Robin Banks Phishing-as-a-Service Platform Evolves Security Matters

Phishing-as-a-Service (PhaaS) platform Robin Banks migrated its infrastructure to DDoS-Guard, a Russian bulletproof hosting service.

Phishing-as-a-Service (PhaaS) platform Robin Banks was initially hosted by the Cloudflare provider, but the company separated the Robin Banks phishing infrastructure from its services in July after being told it was.

The move led to a multi-day outage in PhaaS operations, followed by several changes by platform administrators, including a move to the notorious Russian Bulletproof hosting provider.

DDOS-GUARD also hosts content for conspiracy theory campaigns QAnon and 8chan, as well as the official website of the Hamas terrorist group, according to popular investigator Brian Krebs. Providers never comply with takedown requests from law enforcement agencies.

Experts at cybersecurity firm IronNet noted that the operator behind Robin Banks has also added a new cookie-stealing feature that customers can purchase as an add-on to a phishing kit. This feature allows crooks to order this feature to bypass multi-factor authentication (MFA) in their campaigns.

The price for this feature is $1,500 per month, while full access to Robin Bank is $200 per month.

Robin Banks, first profiled in July 2022, relies heavily on open source code and off-the-shelf tools.

“In addition to migrating their infrastructure to DDOS-GUARD, Robin Banks has also started to tighten security on the platform, likely due to concerns that someone might hack their admin interface. This includes implementing and requiring two-factor authentication (2FA) , so that suite customers can view phishing messages through the main GUI.” Read a report published by security firm IronNet. “However, if they don’t want to implement 2FA, customers can choose to send the phishing message to the Telegram bot instead of accessing it through the Robin Banks GUI.”

The experts looked at three common phishlets included in the distribution, namely Google, Yahoo, and Outlook. Phishlet is a configuration file used to proxy legitimate websites to phishing sites, primarily used by the evilginx2 phishing kit.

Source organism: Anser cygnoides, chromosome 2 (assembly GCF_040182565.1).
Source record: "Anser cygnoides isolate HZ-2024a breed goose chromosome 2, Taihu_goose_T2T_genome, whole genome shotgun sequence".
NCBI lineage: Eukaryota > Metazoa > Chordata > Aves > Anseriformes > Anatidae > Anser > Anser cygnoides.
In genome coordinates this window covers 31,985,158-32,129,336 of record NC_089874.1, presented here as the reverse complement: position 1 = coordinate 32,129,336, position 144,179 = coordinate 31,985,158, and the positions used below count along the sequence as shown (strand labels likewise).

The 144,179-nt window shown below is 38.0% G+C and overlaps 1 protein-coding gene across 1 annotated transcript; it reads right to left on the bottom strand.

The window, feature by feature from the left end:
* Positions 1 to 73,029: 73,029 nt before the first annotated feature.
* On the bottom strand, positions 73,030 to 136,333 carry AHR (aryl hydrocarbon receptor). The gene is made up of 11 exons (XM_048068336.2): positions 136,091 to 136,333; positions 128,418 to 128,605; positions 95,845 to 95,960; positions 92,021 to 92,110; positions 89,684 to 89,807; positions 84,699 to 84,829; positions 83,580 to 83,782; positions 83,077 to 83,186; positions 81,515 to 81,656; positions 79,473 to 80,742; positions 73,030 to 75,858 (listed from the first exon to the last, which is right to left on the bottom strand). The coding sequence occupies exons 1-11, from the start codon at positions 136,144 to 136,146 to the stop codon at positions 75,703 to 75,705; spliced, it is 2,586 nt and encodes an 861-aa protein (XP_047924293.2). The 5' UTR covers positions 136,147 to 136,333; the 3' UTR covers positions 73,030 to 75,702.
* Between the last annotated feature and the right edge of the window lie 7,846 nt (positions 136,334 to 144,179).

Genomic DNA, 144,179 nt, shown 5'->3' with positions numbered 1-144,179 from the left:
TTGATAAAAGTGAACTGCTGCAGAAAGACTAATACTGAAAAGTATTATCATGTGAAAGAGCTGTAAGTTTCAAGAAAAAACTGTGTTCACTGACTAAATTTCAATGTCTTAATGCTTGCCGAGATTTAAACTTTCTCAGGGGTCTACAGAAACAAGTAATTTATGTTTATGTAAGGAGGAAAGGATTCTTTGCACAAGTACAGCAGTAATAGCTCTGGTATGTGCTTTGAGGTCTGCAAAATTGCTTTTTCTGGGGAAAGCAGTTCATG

Robin Banks customers can view stolen data through the service by enabling two-factor authentication (2FA) or through the Telegram bot.

“In addition to migrating their infrastructure to DDOS-GUARD, Robin Banks has also started to tighten security on the platform, likely due to concerns that someone might hack their admin interface. This includes implementing and requiring two-factor authentication (2FA) , so that suite customers can view phishing information through the main GUI.” Continue posting. “However, if they don’t want to implement 2FA, customers can choose to send the phishing message to the Telegram bot instead of accessing it through the Robin Banks GUI.”

Once researchers deobfuscated the core of the phishing kit, experts discovered that it borrowed code from a third-party ad fraud detection service called Adspect.

Adspect allows the detection and filtering of unwanted visitors from web traffic through blacklisting, fingerprinting and machine learning techniques.

Adspect allows to ensure that targets of phishing campaigns are redirected to malicious websites, while scanners and unwanted traffic are redirected to benign websites to avoid detection.

“Robin Banks’ heavy reliance on open source code and off-the-shelf tools shows how low the barrier to entry is to not only conduct phishing attacks, but also become a service provider and create a PhaaS platform for others to use. Make such a toolkit and charge a few Hundreds to thousands of dollars for others to use it doesn’t require a lot of complexity.” Ends this post. “Therefore, the increasing use of different web tools to host cybercriminal platforms has raised concerns as cybercrime becomes more accessible and a labor-saving option for quick profits.”

Other new PhaaS services have made headlines recently, including Caffeine, EvilProxy, and Frappo, attracting a growing number of malicious actors in the threat landscape.

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Pierluigi Paganini

(security affairs Hacker, Robin Banks)




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